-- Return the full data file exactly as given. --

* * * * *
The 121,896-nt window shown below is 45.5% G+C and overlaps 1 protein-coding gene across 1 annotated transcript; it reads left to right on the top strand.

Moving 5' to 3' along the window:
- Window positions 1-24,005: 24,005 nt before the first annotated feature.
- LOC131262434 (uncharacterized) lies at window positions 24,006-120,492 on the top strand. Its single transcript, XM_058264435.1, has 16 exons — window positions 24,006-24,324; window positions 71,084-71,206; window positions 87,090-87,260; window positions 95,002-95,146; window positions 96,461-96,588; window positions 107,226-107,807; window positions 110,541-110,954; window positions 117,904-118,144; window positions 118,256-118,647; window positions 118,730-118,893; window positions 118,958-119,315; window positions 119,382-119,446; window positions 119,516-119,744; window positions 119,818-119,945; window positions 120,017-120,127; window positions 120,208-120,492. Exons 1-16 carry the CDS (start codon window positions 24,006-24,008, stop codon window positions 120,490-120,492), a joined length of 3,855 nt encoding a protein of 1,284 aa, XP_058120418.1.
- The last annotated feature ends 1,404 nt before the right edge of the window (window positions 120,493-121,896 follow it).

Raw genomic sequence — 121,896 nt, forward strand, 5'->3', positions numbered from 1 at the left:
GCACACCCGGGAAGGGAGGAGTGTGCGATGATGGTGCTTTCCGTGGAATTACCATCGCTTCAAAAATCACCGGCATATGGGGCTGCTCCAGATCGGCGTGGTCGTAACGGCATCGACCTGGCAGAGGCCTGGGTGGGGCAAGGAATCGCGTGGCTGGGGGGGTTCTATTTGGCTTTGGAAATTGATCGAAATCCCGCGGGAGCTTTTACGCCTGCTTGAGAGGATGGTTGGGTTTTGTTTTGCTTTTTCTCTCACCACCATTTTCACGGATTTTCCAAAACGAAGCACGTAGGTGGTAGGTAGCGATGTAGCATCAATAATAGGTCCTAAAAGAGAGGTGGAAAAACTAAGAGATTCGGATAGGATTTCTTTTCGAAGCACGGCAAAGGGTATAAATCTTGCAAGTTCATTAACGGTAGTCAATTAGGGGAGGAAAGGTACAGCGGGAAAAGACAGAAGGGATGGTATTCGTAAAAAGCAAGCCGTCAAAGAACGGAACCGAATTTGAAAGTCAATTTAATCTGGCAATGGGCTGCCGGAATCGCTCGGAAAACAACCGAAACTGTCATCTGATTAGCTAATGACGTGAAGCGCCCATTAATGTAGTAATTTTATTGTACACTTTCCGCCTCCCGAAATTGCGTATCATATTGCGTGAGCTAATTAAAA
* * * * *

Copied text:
The 121,896-nt window shown below is 45.5% G+C and overlaps 1 protein-coding gene across 1 annotated transcript; it reads left to right on the top strand.

Moving 5' to 3' along the window:
- Window positions 1-24,005: 24,005 nt before the first annotated feature.
- LOC131262434 (uncharacterized) lies at window positions 24,006-120,492 on the top strand. Its single transcript, XM_058264435.1, has 16 exons — window positions 24,006-24,324; window positions 71,084-71,206; window positions 87,090-87,260; window positions 95,002-95,146; window positions 96,461-96,588; window positions 107,226-107,807; window positions 110,541-110,954; window positions 117,904-118,144; window positions 118,256-118,647; window positions 118,730-118,893; window positions 118,958-119,315; window positions 119,382-119,446; window positions 119,516-119,744; window positions 119,818-119,945; window positions 120,017-120,127; window positions 120,208-120,492. Exons 1-16 carry the CDS (start codon window positions 24,006-24,008, stop codon window positions 120,490-120,492), a joined length of 3,855 nt encoding a protein of 1,284 aa, XP_058120418.1.
- The last annotated feature ends 1,404 nt before the right edge of the window (window positions 120,493-121,896 follow it).

Raw genomic sequence — 121,896 nt, forward strand, 5'->3', positions numbered from 1 at the left:
GCACACCCGGGAAGGGAGGAGTGTGCGATGATGGTGCTTTCCGTGGAATTACCATCGCTTCAAAAATCACCGGCATATGGGGCTGCTCCAGATCGGCGTGGTCGTAACGGCATCGACCTGGCAGAGGCCTGGGTGGGGCAAGGAATCGCGTGGCTGGGGGGGTTCTATTTGGCTTTGGAAATTGATCGAAATCCCGCGGGAGCTTTTACGCCTGCTTGAGAGGATGGTTGGGTTTTGTTTTGCTTTTTCTCTCACCACCATTTTCACGGATTTTCCAAAACGAAGCACGTAGGTGGTAGGTAGCGATGTAGCATCAATAATAGGTCCTAAAAGAGAGGTGGAAAAACTAAGAGATTCGGATAGGATTTCTTTTCGAAGCACGGCAAAGGGTATAAATCTTGCAAGTTCATTAACGGTAGTCAATTAGGGGAGGAAAGGTACAGCGGGAAAAGACAGAAGGGATGGTATTCGTAAAAAGCAAGCCGTCAAAGAACGGAACCGAATTTGAAAGTCAATTTAATCTGGCAATGGGCTGCCGGAATCGCTCGGAAAACAACCGAAACTGTCATCTGATTAGCTAATGACGTGAAGCGCCCATTAATGTAGTAATTTTATTGTACACTTTCCGCCTCCCGAAATTGCGTATCATATTGCGTGAGCTAATTAAAA